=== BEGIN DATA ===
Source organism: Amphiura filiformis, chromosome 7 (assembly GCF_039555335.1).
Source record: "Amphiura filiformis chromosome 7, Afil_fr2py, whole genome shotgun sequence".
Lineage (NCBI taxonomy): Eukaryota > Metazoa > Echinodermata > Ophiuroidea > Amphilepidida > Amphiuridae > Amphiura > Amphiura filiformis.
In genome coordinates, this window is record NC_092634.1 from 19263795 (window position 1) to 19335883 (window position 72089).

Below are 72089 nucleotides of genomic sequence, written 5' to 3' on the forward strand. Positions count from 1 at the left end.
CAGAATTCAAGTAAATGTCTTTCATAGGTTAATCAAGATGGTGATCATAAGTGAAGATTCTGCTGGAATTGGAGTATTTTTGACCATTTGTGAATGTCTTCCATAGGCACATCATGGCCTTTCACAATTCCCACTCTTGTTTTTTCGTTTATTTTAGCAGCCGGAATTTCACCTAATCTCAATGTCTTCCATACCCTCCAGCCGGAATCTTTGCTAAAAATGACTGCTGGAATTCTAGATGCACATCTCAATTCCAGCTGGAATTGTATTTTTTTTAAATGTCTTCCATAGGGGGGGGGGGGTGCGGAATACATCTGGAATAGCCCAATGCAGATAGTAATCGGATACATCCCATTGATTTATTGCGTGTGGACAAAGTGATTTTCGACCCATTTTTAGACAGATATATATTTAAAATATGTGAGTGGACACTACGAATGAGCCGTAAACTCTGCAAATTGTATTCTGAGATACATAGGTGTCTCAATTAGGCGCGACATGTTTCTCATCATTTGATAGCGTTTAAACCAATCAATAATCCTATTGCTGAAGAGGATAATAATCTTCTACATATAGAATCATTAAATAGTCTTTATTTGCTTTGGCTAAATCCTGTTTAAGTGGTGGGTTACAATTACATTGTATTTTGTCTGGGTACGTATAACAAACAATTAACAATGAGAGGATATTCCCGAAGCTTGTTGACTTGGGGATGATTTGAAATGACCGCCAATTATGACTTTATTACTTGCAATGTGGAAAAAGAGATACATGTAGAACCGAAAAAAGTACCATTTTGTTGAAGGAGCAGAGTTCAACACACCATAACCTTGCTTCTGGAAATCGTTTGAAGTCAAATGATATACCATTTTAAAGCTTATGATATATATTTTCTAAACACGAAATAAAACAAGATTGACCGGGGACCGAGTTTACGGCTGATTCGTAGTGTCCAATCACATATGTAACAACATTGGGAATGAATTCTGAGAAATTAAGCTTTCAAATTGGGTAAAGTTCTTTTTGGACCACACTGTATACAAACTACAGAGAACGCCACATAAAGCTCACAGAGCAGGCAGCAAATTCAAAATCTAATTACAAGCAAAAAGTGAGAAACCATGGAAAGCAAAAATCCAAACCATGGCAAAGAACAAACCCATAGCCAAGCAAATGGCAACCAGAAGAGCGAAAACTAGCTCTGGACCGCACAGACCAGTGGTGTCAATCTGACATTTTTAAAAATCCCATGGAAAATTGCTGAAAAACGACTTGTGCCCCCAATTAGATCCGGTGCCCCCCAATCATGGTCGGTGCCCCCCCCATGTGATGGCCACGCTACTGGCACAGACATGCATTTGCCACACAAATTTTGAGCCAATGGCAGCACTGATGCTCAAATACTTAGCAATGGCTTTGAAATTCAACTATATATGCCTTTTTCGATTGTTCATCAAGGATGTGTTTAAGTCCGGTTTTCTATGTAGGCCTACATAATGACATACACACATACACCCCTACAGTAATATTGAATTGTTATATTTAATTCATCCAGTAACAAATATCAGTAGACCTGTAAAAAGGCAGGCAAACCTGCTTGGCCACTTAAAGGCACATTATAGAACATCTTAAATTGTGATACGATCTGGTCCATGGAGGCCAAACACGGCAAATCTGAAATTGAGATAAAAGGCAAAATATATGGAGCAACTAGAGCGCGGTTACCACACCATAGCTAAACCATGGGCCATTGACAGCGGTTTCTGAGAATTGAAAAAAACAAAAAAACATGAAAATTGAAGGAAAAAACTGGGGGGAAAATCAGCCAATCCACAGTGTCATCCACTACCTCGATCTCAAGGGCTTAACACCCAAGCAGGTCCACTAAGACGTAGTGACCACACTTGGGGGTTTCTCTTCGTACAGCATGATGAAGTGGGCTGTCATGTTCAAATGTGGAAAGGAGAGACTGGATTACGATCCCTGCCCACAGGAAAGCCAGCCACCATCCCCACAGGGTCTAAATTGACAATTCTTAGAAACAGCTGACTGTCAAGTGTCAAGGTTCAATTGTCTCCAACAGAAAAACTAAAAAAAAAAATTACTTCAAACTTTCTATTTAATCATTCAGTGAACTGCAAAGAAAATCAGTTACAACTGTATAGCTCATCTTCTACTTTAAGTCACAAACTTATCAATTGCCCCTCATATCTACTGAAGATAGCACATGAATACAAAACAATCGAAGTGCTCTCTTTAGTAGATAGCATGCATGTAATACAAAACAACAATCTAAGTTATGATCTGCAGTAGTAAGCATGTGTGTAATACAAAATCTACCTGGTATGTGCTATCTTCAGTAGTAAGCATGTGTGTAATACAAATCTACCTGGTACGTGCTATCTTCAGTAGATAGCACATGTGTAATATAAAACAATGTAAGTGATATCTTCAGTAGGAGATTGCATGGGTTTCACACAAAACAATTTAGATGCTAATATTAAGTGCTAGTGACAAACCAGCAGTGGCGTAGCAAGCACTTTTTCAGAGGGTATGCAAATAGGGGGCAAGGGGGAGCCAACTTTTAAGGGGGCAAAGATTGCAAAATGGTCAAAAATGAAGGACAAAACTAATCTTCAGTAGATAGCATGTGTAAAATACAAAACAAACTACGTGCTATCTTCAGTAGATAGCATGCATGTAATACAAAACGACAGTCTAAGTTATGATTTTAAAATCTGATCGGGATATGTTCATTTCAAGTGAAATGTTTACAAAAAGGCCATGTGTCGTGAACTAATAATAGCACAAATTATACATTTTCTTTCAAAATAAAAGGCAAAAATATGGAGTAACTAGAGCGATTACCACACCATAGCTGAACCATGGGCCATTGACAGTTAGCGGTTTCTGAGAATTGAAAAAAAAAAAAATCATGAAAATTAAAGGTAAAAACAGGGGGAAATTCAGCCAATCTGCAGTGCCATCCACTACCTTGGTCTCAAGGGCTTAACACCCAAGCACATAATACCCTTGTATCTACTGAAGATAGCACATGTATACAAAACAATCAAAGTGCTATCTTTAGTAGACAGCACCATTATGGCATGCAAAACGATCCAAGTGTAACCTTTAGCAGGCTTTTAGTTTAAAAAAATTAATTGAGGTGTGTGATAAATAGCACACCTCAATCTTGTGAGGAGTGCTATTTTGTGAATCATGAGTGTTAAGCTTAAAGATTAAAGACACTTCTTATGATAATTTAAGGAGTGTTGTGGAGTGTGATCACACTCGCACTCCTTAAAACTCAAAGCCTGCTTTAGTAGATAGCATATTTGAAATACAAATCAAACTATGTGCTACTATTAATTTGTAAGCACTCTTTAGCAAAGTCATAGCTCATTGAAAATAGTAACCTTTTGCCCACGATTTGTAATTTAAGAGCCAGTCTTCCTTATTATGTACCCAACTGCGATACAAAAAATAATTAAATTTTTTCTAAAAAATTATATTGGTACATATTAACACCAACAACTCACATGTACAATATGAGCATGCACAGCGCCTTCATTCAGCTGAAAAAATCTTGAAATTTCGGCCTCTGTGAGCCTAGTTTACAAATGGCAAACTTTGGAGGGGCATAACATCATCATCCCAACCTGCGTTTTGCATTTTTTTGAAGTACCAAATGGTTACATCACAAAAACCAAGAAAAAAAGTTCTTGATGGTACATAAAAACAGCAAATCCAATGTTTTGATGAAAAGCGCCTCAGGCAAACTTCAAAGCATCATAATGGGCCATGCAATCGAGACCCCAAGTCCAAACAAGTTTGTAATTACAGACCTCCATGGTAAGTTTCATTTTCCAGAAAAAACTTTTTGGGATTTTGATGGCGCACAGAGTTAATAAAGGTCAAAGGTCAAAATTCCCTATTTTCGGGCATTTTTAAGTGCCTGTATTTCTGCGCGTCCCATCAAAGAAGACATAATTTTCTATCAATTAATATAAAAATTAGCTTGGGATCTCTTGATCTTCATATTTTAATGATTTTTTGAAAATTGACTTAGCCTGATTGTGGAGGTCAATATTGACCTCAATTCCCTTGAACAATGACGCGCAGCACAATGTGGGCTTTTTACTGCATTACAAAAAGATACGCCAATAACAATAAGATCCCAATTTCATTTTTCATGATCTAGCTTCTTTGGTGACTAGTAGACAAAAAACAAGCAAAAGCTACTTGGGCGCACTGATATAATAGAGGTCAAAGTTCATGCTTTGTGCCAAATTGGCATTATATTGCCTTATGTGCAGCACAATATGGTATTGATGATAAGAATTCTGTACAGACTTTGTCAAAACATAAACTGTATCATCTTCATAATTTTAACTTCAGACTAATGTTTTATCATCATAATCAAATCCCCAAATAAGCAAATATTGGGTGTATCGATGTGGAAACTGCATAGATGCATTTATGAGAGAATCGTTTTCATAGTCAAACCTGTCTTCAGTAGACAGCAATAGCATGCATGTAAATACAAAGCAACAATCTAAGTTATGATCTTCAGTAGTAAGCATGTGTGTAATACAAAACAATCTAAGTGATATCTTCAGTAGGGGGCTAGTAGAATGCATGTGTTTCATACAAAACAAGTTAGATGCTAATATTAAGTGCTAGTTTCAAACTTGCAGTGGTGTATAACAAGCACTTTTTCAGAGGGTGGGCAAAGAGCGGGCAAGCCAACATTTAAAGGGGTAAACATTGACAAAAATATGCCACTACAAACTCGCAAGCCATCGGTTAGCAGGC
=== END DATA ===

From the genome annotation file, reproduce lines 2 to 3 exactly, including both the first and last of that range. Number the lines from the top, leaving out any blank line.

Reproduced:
Source record: "Amphiura filiformis chromosome 7, Afil_fr2py, whole genome shotgun sequence".
Lineage (NCBI taxonomy): Eukaryota > Metazoa > Echinodermata > Ophiuroidea > Amphilepidida > Amphiuridae > Amphiura > Amphiura filiformis.